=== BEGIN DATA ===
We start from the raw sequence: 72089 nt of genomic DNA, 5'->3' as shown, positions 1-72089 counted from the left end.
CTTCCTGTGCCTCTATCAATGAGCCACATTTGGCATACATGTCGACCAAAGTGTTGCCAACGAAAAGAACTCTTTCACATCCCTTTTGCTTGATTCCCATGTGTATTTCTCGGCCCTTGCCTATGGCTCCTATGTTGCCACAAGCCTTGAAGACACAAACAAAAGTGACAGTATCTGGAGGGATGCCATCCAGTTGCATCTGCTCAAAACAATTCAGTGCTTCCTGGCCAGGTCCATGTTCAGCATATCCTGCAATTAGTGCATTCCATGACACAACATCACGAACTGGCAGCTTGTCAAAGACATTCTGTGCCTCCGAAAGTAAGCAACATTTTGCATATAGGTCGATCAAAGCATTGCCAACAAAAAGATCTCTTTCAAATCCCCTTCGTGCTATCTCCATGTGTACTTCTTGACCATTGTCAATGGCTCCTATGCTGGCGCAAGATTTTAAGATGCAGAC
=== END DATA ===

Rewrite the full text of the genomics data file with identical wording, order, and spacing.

We start from the raw sequence: 72089 nt of genomic DNA, 5'->3' as shown, positions 1-72089 counted from the left end.
CTTCCTGTGCCTCTATCAATGAGCCACATTTGGCATACATGTCGACCAAAGTGTTGCCAACGAAAAGAACTCTTTCACATCCCTTTTGCTTGATTCCCATGTGTATTTCTCGGCCCTTGCCTATGGCTCCTATGTTGCCACAAGCCTTGAAGACACAAACAAAAGTGACAGTATCTGGAGGGATGCCATCCAGTTGCATCTGCTCAAAACAATTCAGTGCTTCCTGGCCAGGTCCATGTTCAGCATATCCTGCAATTAGTGCATTCCATGACACAACATCACGAACTGGCAGCTTGTCAAAGACATTCTGTGCCTCCGAAAGTAAGCAACATTTTGCATATAGGTCGATCAAAGCATTGCCAACAAAAAGATCTCTTTCAAATCCCCTTCGTGCTATCTCCATGTGTACTTCTTGACCATTGTCAATGGCTCCTATGCTGGCGCAAGATTTTAAGATGCAGAC